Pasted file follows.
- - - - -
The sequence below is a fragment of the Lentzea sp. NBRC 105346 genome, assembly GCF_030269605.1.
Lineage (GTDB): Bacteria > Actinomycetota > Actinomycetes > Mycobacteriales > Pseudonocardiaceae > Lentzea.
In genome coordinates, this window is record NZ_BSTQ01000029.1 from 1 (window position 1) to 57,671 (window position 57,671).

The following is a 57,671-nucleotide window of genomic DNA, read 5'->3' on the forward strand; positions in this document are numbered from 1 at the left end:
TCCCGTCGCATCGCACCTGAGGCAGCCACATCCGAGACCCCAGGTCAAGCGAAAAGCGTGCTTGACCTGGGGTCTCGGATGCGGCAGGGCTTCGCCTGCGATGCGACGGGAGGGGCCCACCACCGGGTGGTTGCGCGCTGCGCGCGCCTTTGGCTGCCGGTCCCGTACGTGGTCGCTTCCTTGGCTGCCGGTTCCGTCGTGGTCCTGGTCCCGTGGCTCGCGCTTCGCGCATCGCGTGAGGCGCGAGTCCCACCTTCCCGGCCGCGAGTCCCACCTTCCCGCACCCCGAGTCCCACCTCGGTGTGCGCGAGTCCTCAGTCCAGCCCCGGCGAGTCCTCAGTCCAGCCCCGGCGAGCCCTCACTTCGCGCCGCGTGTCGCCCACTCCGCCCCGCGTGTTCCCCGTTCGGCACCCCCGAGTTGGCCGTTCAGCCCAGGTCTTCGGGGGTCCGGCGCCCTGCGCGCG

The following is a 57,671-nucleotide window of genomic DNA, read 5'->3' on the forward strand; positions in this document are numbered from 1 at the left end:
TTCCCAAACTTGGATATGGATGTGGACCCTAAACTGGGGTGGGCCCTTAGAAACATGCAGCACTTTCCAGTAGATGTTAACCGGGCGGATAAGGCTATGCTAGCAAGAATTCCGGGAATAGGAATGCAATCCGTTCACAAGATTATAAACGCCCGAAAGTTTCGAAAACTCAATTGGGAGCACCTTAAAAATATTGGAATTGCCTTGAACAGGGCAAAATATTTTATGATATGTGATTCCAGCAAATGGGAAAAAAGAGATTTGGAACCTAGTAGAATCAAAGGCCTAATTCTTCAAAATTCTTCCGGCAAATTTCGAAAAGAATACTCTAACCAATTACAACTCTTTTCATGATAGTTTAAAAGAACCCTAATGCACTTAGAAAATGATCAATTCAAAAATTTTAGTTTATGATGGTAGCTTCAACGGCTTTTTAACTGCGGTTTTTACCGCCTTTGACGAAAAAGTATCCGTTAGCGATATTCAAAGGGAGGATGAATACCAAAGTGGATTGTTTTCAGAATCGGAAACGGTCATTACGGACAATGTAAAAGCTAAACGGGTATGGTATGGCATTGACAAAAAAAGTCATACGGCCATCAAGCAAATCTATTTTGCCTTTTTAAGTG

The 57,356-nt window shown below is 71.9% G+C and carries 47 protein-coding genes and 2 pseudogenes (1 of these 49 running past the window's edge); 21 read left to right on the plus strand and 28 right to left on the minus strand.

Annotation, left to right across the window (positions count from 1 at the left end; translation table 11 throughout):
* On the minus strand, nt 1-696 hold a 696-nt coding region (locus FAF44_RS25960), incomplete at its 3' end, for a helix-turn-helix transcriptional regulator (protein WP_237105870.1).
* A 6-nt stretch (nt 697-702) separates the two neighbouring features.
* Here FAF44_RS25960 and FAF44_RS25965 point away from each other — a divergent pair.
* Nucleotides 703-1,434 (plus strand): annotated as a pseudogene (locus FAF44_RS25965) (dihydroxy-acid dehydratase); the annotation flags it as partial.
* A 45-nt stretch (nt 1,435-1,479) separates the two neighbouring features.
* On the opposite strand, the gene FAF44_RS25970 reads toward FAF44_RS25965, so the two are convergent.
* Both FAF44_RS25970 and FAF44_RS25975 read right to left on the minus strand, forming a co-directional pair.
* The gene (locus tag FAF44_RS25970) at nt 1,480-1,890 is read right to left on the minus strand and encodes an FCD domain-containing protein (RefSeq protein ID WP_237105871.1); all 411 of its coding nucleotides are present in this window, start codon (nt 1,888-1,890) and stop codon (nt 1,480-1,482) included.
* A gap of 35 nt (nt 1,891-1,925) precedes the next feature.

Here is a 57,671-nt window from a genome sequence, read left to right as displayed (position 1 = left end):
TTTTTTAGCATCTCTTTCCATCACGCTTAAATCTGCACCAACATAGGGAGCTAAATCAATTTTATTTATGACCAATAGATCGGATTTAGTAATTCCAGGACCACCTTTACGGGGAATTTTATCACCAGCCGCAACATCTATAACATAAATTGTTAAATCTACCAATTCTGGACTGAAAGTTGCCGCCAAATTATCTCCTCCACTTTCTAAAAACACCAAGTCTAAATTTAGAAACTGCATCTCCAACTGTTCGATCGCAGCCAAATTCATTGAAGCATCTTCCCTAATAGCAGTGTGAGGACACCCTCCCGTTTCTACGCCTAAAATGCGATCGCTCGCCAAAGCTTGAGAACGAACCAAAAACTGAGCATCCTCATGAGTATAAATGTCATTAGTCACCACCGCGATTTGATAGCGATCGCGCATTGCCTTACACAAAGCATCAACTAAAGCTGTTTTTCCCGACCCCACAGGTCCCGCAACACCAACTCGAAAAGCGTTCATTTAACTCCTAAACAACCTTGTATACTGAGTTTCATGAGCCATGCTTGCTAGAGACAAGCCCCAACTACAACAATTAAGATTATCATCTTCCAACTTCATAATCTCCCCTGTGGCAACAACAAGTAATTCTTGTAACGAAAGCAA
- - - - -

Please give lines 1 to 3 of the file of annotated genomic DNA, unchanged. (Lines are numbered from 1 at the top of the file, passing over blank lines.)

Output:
The sequence below is a fragment of the Lentzea sp. NBRC 105346 genome, assembly GCF_030269605.1.
Lineage (GTDB): Bacteria > Actinomycetota > Actinomycetes > Mycobacteriales > Pseudonocardiaceae > Lentzea.
In genome coordinates, this window is record NZ_BSTQ01000029.1 from 1 (window position 1) to 57,671 (window position 57,671).